Libya Process Signals Shifts in Global Order
Pulling back for a second from the debate over whether the U.S. should intervene in Libya, the process by which the actual international response unfolded is cause for optimism. Among the big-puzzle pieces that shifted, I see the following:
- The U.S. as "law-abiding" global actor. President Barack Obama has already taken hits for indecisiveness and worse, but the fact that the administration held firm on multilateral mandates highlights its commitment to a multipartner world.
- France and Britain as European security guarantors in the Mediterranean and Northern Africa. It remains to be seen how involved NATO will become in the intervention, but the fact that the driving powers behind the U.N. resolution were France and Britain augurs well for the U.S. reducing its profile as global security provider.
- The Arab League as an enforcer of norms. Obviously there's the disconnect between the response to Libya and the response to Bahrain. I see the contradiction working more against the repressive governments in Manama and Riyadh than vice versa.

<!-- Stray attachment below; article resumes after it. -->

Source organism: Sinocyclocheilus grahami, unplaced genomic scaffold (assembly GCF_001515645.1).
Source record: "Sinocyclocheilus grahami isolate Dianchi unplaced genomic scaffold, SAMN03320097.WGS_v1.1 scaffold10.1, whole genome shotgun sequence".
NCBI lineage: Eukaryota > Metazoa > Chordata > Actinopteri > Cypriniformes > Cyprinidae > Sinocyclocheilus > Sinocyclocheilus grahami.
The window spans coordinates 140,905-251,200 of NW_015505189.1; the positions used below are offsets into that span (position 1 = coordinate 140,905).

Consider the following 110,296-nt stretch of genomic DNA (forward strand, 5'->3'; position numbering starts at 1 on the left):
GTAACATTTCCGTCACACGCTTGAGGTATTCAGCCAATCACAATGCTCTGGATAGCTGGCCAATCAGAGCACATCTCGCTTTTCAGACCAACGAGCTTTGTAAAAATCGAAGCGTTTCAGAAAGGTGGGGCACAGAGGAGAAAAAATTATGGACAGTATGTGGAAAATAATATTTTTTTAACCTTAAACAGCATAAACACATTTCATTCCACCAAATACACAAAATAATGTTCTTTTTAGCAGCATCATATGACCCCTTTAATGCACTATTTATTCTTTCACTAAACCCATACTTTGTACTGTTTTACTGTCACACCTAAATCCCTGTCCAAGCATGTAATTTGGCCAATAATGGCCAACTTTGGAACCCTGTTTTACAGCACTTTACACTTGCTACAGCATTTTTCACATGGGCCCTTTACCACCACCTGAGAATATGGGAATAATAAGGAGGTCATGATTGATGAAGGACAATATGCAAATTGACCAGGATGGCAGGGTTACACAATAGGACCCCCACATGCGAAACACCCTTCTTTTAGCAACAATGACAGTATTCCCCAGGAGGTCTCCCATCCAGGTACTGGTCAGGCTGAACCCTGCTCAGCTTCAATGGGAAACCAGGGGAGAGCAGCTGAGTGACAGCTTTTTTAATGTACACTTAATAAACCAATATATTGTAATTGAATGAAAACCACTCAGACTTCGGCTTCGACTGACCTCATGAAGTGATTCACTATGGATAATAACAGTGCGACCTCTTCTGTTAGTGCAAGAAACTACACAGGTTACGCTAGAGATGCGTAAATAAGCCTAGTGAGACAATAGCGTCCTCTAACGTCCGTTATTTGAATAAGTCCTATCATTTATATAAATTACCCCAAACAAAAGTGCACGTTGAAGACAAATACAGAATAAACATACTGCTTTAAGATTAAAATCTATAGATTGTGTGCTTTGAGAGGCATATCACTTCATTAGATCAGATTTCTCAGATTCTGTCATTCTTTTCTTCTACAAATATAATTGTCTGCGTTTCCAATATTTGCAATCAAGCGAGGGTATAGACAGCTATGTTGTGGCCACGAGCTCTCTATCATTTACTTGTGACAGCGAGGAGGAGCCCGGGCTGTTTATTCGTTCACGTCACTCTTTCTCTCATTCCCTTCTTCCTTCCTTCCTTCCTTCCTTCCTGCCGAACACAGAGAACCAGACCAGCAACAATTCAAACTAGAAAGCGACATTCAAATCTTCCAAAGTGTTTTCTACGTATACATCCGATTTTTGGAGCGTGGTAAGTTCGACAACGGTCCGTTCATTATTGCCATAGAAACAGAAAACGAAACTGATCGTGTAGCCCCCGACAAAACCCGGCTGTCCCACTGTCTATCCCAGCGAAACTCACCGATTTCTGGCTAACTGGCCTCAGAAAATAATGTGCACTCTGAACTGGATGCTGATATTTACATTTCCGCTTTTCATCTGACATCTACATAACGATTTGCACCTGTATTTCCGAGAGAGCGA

- The U.N. as an action forum, not a paralysis forum. The speed with which the successive Libya resolutions were passed is a refreshing contrast to the paralysis that has plagued the council and just about all other multilateral forums in recent years. The fact that there were multiple abstentions but no vetos or opposing votes probably reflects the fact that those opposed have no abiding interests in Libya. But the precedent of opposing on principle while allowing those willing to act to do so is promising.
The big loser here, so far, is the European Union as a global security actor. This could have been an EU operation, in cooperation with willing Arab states, mandated by the Arab League and the U.N., with behind-the-scenes logistical support from the U.S. The fact that it will instead go through either NATO or national assets is a major setback for EU defense.
But all in all, I see the first dress rehearsal for the multipolar/multilateral global order, with multipartner/minilateral coalitions as its enforcement mechanism.